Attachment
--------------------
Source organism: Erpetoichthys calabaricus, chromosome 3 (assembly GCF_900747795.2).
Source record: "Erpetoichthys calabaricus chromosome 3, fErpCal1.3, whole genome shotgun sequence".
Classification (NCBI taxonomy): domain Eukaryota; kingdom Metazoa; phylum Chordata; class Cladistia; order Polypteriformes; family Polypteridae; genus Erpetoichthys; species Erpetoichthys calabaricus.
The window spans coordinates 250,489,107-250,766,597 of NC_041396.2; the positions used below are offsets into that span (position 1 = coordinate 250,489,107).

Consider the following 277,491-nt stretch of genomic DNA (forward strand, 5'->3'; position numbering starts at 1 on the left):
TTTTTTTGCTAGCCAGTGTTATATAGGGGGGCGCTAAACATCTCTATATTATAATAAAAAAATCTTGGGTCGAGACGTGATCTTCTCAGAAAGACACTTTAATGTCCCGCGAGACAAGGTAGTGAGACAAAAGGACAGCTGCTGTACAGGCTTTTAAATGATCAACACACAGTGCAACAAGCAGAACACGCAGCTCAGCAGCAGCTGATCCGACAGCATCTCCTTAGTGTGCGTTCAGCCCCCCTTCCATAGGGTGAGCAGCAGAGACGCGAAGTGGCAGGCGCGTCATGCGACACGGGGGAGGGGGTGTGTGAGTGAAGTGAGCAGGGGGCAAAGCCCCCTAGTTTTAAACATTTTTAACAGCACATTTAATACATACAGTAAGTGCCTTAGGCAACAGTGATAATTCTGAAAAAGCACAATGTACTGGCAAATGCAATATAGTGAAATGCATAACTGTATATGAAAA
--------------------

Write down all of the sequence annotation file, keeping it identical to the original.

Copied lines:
Source organism: Erpetoichthys calabaricus, chromosome 3 (assembly GCF_900747795.2).
Source record: "Erpetoichthys calabaricus chromosome 3, fErpCal1.3, whole genome shotgun sequence".
Classification (NCBI taxonomy): domain Eukaryota; kingdom Metazoa; phylum Chordata; class Cladistia; order Polypteriformes; family Polypteridae; genus Erpetoichthys; species Erpetoichthys calabaricus.
The window spans coordinates 250,489,107-250,766,597 of NC_041396.2; the positions used below are offsets into that span (position 1 = coordinate 250,489,107).

Consider the following 277,491-nt stretch of genomic DNA (forward strand, 5'->3'; position numbering starts at 1 on the left):
TTTTTTTGCTAGCCAGTGTTATATAGGGGGGCGCTAAACATCTCTATATTATAATAAAAAAATCTTGGGTCGAGACGTGATCTTCTCAGAAAGACACTTTAATGTCCCGCGAGACAAGGTAGTGAGACAAAAGGACAGCTGCTGTACAGGCTTTTAAATGATCAACACACAGTGCAACAAGCAGAACACGCAGCTCAGCAGCAGCTGATCCGACAGCATCTCCTTAGTGTGCGTTCAGCCCCCCTTCCATAGGGTGAGCAGCAGAGACGCGAAGTGGCAGGCGCGTCATGCGACACGGGGGAGGGGGTGTGTGAGTGAAGTGAGCAGGGGGCAAAGCCCCCTAGTTTTAAACATTTTTAACAGCACATTTAATACATACAGTAAGTGCCTTAGGCAACAGTGATAATTCTGAAAAAGCACAATGTACTGGCAAATGCAATATAGTGAAATGCATAACTGTATATGAAAA